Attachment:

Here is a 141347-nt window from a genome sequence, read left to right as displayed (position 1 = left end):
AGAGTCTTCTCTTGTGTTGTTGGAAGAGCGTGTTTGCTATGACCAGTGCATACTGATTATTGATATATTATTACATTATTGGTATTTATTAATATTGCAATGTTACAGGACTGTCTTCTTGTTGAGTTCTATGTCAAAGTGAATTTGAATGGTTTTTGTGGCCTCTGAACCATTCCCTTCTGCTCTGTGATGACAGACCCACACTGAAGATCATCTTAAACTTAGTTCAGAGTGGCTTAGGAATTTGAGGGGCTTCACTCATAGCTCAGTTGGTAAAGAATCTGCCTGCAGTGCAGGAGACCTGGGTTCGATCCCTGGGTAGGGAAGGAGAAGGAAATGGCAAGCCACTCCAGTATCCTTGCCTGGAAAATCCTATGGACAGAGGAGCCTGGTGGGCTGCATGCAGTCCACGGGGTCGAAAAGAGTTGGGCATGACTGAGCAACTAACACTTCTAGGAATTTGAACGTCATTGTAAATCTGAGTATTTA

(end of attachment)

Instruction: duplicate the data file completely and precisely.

Here is a 141347-nt window from a genome sequence, read left to right as displayed (position 1 = left end):
AGAGTCTTCTCTTGTGTTGTTGGAAGAGCGTGTTTGCTATGACCAGTGCATACTGATTATTGATATATTATTACATTATTGGTATTTATTAATATTGCAATGTTACAGGACTGTCTTCTTGTTGAGTTCTATGTCAAAGTGAATTTGAATGGTTTTTGTGGCCTCTGAACCATTCCCTTCTGCTCTGTGATGACAGACCCACACTGAAGATCATCTTAAACTTAGTTCAGAGTGGCTTAGGAATTTGAGGGGCTTCACTCATAGCTCAGTTGGTAAAGAATCTGCCTGCAGTGCAGGAGACCTGGGTTCGATCCCTGGGTAGGGAAGGAGAAGGAAATGGCAAGCCACTCCAGTATCCTTGCCTGGAAAATCCTATGGACAGAGGAGCCTGGTGGGCTGCATGCAGTCCACGGGGTCGAAAAGAGTTGGGCATGACTGAGCAACTAACACTTCTAGGAATTTGAACGTCATTGTAAATCTGAGTATTTA